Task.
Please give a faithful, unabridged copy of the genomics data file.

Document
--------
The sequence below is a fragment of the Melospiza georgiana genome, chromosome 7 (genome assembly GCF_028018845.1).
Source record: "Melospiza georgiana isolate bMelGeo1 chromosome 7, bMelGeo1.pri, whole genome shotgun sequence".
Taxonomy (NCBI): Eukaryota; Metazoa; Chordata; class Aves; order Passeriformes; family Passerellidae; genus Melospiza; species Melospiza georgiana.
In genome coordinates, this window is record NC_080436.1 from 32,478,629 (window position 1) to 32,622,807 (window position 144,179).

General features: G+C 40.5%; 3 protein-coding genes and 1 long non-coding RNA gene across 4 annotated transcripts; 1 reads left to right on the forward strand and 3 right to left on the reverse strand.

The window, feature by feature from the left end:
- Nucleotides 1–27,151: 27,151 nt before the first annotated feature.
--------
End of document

The sequence below is a fragment of the Melospiza georgiana genome, chromosome 7 (genome assembly GCF_028018845.1).
Source record: "Melospiza georgiana isolate bMelGeo1 chromosome 7, bMelGeo1.pri, whole genome shotgun sequence".
Taxonomy (NCBI): Eukaryota; Metazoa; Chordata; class Aves; order Passeriformes; family Passerellidae; genus Melospiza; species Melospiza georgiana.
In genome coordinates, this window is record NC_080436.1 from 32,478,629 (window position 1) to 32,622,807 (window position 144,179).

General features: G+C 40.5%; 3 protein-coding genes and 1 long non-coding RNA gene across 4 annotated transcripts; 1 reads left to right on the forward strand and 3 right to left on the reverse strand.

The window, feature by feature from the left end:
- Nucleotides 1–27,151: 27,151 nt before the first annotated feature.